FOOD SAFETY: STORING COOKED FOOD
How you store leftovers can also cause food safety issues at home. Use the guidance below to help protect your family.
COOLING DOWN COOKED FOOD TO CHILL OR FREEZE
You should freeze or refrigerate cooked food as soon as it’s cooled down enough. The quicker you cover food and get it in the freezer or fridge, the better. Harmful bacteria can start to grow while food stands out at room temperature.
You should aim to cool cooked food down within 90 minutes, and always within 2 hours of the cook, then cover and put in the fridge or freezer.
There are a few methods you can use to chill down food quicker:
- Dividing it into smaller portions. This will cool the food quicker and more safely. The centre of large portions take longer to cool down and to freeze, allowing harmful bacteria to grow. It’s better to freeze each person’s portion separately, in containers or zip-lock bags.
- Cover the cooking pot with a lid and stand it in a sink of cold water. Adding ice to the water also speeds up chilling.
- Stirring the food as it’s cooling will help it to chill more evenly.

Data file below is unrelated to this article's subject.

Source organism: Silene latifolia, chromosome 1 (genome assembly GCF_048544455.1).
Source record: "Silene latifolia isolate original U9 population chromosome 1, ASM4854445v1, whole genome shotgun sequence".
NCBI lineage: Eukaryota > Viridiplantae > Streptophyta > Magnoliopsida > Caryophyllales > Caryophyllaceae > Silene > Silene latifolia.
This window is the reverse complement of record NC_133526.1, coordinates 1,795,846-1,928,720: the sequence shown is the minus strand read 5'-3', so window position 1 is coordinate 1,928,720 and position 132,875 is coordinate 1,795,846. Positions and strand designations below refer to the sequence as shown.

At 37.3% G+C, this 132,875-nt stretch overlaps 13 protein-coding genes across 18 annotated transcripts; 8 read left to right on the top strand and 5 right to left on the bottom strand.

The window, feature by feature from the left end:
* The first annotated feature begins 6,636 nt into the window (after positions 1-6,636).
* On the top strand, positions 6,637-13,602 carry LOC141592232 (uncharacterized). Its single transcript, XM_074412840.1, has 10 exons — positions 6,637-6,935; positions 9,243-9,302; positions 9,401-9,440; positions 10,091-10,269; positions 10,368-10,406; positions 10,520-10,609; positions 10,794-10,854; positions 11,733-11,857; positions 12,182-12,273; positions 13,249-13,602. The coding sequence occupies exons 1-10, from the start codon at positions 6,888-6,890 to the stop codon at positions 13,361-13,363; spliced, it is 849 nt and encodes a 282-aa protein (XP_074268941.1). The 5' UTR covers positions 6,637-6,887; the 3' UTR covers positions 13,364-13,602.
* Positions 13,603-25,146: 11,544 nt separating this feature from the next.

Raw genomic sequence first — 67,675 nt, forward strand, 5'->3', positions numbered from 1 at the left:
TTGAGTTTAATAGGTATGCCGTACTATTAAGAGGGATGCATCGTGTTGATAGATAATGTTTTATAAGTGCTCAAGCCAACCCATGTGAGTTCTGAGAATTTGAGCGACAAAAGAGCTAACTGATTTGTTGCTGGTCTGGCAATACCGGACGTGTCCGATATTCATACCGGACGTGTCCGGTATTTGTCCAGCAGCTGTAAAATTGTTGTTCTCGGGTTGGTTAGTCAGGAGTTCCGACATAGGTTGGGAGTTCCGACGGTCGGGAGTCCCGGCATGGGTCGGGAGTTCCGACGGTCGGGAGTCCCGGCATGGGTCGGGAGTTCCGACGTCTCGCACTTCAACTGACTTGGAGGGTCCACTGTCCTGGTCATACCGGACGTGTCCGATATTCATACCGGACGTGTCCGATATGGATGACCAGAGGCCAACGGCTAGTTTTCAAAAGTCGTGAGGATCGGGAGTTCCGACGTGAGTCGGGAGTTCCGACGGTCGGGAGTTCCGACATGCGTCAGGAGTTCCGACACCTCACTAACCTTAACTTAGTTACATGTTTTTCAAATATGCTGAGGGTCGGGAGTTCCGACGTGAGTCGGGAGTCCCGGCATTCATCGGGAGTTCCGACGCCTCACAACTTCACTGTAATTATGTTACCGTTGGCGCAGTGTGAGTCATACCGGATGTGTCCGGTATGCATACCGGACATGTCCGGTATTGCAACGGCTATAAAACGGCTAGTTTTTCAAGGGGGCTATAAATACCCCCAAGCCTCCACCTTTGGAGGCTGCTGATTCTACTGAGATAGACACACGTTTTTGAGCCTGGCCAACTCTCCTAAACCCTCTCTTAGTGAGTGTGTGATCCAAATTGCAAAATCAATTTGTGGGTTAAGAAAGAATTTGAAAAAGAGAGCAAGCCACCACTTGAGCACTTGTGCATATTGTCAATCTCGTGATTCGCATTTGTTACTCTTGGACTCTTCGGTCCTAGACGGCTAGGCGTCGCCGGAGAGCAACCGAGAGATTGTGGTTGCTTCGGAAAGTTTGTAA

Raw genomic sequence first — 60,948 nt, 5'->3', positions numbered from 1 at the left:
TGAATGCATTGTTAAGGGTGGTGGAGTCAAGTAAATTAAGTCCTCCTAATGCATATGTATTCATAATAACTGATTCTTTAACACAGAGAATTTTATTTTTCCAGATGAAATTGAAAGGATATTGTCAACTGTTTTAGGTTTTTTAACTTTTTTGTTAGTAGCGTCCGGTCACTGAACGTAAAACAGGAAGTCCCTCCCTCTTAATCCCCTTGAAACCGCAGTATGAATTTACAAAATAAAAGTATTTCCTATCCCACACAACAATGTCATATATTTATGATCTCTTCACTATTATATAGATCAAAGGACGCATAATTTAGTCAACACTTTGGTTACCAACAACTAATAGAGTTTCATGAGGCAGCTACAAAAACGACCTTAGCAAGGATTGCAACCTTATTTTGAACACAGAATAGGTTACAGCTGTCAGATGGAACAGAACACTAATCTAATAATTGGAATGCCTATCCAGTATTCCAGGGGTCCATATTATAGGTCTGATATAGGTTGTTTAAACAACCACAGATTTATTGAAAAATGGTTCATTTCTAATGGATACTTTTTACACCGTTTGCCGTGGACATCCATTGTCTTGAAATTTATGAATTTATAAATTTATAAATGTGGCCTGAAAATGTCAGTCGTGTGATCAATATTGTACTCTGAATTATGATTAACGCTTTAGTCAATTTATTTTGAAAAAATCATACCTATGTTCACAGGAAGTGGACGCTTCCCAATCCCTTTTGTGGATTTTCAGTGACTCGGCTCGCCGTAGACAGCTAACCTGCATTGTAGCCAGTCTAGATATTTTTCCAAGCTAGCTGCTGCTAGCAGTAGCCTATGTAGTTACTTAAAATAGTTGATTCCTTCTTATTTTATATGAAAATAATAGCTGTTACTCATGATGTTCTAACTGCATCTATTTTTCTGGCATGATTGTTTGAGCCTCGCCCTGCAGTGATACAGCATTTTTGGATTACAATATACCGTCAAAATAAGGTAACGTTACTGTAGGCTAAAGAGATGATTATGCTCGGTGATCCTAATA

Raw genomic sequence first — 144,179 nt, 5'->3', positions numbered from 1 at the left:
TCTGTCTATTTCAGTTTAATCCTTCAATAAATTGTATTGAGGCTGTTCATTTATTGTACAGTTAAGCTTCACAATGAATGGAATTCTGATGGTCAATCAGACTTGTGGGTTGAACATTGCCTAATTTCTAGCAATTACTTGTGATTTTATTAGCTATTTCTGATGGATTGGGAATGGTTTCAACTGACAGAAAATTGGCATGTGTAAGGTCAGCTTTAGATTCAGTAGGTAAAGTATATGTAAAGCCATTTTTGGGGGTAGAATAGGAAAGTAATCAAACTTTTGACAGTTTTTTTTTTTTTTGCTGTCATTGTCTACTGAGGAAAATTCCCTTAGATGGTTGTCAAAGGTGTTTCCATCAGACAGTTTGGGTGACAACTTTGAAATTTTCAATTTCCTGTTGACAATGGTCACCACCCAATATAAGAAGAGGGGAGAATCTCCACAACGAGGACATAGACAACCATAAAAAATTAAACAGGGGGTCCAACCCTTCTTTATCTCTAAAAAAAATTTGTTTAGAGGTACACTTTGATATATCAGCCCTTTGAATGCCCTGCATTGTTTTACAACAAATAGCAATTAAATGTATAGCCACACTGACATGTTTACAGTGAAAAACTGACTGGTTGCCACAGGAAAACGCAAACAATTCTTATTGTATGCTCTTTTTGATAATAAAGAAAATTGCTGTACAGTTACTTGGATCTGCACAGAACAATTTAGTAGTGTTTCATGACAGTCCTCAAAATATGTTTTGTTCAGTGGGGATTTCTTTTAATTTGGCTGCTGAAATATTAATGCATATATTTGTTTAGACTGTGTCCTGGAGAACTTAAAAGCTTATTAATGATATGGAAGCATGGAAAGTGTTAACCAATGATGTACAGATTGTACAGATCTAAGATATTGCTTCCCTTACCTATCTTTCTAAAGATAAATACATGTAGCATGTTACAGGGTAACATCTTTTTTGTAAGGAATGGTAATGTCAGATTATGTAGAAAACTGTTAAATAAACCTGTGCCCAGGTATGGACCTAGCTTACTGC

- Spreading food out on something like a cold oven tray will also help it to cool quicker and more evenly.
- If you need to cool pasta down for a pasta salad, you can put it into a sieve or colander and run it under cold water.
A NOTE ON STORING RICE SAFELY
If you want to store or freeze cooked rice, be sure to cool it down as quickly as possible, and check it regularly. Dividing it into smaller portions is best, then once cooled quickly cover and refrigerate or freeze it. Rice contains spores of a type of harmful bacteria that doesn’t always get killed in the reheating process. If you leave rice at room temperature, the spores could multiply and produce toxins that cause food poisoning, regardless of reheating. You should only keep rice for 1 day in the fridge once cooked. You can read more about rice on the UK’s government food website.
FOOD SAFETY: DEFROSTING & REHEATING FOOD
When dealing with frozen food, there are guidelines you can follow to ensure good food safety at home, which I’ll cover here.
You should make sure frozen food is thoroughly defrosted before you heat it. If you heat food that is not properly defrosted, the centre may not be cooked through and so it could contain harmful bacteria even when the rest is properly cooked.
What is the safest way to defrost food?